News | Oct. 22, 2021

Celebrating 60 years: DLA receives worldwide responsibilities, reacts to domestic events in the 1970s

By Colin Jay Williams, DLA Historian DLA Public Affairs

Editor’s note: “Celebrating 60 years” is a series of seven articles highlighting DLA’s support to America’s military since the agency was created Oct. 1, 1961.

The Defense Supply Agency, as the Defense Logistics Agency was first known, spent the 1970s pushing beyond the continental boundaries of its charter and responding to events.

A refrigerated container is pulled by a tractor from the 572nd Transportation Company in 1970.
A refrigerated container is pulled by a tractor from the 572nd Transportation Company, 6th Transportation Battalion in 1970. Army Transportation Museum photo
A refrigerated container is pulled by a tractor from the 572nd Transportation Company in 1970.
Celebrating 60 years: DLA receives worldwide responsibilities, reacts to domestic events in the 1970s
A refrigerated container is pulled by a tractor from the 572nd Transportation Company, 6th Transportation Battalion in 1970. Army Transportation Museum photo
Photo By: Courtesy
VIRIN: 090512-D-D0441-001

The decade started with America engaged in two wars: Vietnam and the Cold War with the Soviet Union. At the start of Vietnam, DSA transported food to the west coast where it was flown or shipped across the Pacific. The use of refrigerated containers to ship fresh fruits and vegetables meant requirements had to be managed down to individual dining facilities. To put DSA personnel closer to the action, the Defense Department authorized it to establish offices in Japan and Korea. Because Europe was still the Cold War’s primary theater, it permitted the agency to establish offices in Spain and Germany as well.

Needing to reduce a massive buildup in the Pacific, DOD also made the agency responsible for worldwide disposal operations. DSA responded by converting its surplus sales office into the Defense Property Disposal Service and dispatching teams to Saigon, where they determined what should be returned to the states, what could be given to South Vietnam and what had to be destroyed. The teams stayed until a few days before Saigon fell to the Communists.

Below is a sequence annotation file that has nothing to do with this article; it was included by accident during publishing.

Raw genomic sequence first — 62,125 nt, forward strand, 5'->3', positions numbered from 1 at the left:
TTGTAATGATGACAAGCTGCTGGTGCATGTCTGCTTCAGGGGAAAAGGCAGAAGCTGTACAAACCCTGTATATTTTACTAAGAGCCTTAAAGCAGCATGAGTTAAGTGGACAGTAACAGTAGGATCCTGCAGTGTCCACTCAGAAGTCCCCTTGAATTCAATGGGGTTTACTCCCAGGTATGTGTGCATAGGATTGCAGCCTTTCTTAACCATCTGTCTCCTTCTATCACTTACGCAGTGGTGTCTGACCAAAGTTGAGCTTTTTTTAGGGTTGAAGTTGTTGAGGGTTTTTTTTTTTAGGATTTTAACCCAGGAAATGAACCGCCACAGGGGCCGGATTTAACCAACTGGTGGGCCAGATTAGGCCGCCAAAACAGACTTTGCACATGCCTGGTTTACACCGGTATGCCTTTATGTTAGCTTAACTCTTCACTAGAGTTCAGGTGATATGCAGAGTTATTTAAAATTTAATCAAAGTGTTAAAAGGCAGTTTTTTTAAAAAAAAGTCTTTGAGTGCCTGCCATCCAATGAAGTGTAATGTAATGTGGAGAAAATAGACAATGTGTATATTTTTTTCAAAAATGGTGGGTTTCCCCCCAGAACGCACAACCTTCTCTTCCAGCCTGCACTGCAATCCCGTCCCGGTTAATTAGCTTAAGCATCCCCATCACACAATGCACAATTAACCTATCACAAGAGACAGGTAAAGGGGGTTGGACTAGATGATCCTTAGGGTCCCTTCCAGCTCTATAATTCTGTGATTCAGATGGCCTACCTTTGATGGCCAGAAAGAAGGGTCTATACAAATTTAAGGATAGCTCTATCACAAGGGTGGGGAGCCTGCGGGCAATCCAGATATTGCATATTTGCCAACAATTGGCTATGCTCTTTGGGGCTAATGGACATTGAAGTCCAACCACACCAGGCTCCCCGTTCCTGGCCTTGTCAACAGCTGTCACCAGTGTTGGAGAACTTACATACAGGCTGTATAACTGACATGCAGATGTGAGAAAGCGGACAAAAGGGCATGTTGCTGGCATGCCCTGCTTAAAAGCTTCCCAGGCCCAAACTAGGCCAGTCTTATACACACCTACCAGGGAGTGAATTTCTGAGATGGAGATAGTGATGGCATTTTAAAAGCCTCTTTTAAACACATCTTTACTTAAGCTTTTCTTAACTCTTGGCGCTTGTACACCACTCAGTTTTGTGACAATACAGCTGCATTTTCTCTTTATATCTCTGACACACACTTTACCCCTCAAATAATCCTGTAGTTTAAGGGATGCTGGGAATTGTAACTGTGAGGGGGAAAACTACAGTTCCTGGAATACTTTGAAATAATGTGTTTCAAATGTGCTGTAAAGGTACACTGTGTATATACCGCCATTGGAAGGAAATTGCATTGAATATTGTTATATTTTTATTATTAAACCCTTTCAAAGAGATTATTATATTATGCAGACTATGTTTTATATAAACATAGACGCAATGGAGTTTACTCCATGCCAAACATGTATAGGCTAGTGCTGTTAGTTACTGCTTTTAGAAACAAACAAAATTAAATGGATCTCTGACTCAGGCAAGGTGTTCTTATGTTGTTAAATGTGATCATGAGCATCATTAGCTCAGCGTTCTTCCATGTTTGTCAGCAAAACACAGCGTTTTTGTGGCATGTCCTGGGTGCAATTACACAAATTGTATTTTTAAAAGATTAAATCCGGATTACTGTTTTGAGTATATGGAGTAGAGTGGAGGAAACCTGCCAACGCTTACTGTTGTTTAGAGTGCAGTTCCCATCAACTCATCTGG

As transformative as disposal responsibilities were, DSA’s largest overseas expansion involved petroleum. The price of fuel doubled in the 1970s. Because DSA could buy mass quantities at low prices, it was ideal for integrating the worldwide management of bulk petroleum. Unfortunately, service leaders opposed the agency’s role as sole manager because it meant contracts for fuel in hot spots such as Europe, Asia and the Middle East would be let by civilians over whom they had no control. Unlike other commodities, which DSA provided but the services allocated, fuel from agency contracts would be brought first to the gates of individual bases and to fuel points on the bases.

Male soldiers deliver Defense Supply Agency-provided heating oil to Americans during winter 1977.
Soldiers deliver Defense Supply Agency-provided heating oil to Americans during winter 1977. Energy crises involved the agency in domestic policy during the 1970s. DLA photo
Male soldiers deliver Defense Supply Agency-provided heating oil to Americans during winter 1977.
Celebrating 60 years: DLA receives worldwide responsibilities, reacts to domestic events in the 1970s
Soldiers deliver Defense Supply Agency-provided heating oil to Americans during winter 1977. Energy crises involved the agency in domestic policy during the 1970s. DLA photo
Photo By: Courtesy
VIRIN: 210122-D-D0441-003
Control might have been a problem overseas but not at home.
Portrait of Marine Corps Lt. Gen. Wallace H. Robinson Jr.
Marine Corps Lt. Gen. Wallace H. Robinson Jr. poses for an official photograph taken in 1971 at the beginning of his tenure as DSA’s fourth director. DLA photo
Portrait of Marine Corps Lt. Gen. Wallace H. Robinson Jr.
Celebrating 60 years: DLA receives worldwide responsibilities, reacts to domestic events in the 1970s
Marine Corps Lt. Gen. Wallace H. Robinson Jr. poses for an official photograph taken in 1971 at the beginning of his tenure as DSA’s fourth director. DLA photo
Photo By: Courtesy
VIRIN: 110830-D-D0441-004
With Middle Eastern wars and policies set by the Organization of Petroleum Exporting Countries limiting supply, the Defense Petroleum Supply Center became an emergency source of supply for American communities. When the federal government converted empty salt mines along the Gulf Coast into a strategic petroleum reserve, it was agency-contracted fuel that filled them.

DSA’s role in domestic incidents extended beyond supplies in the 1970s. Early in the decade, a RAND analyst named Daniel Ellsberg published a top-secret account of America’s participation in Vietnam in the nation’s leading newspapers. RAND, the think tank from which Ellsberg stole the Pentagon Papers, was supervised by the Office of Industrial Security, a DSA field activity. Both the DOD and White House officials questioned Marine Corps Lt. Gen. Wallace H. Robinson Jr., DSA’s fourth director, about the agency’s role in the release. Robinson convinced his military and political superiors the agency had done nothing wrong. 

DSA was affected by other events of the decade. Truckers’ strikes, which prevented the delivery of goods, and foreign military sales, which contributed to the nation’s difficult position during the Yom Kippur War, illustrated just how integral the agency was to missions at home and abroad. In recognition of all DSA did, DOD renamed it the Defense Logistics Agency Jan. 1, 1977. The newly retitled agency would be challenged in different ways by different events in the 1980s.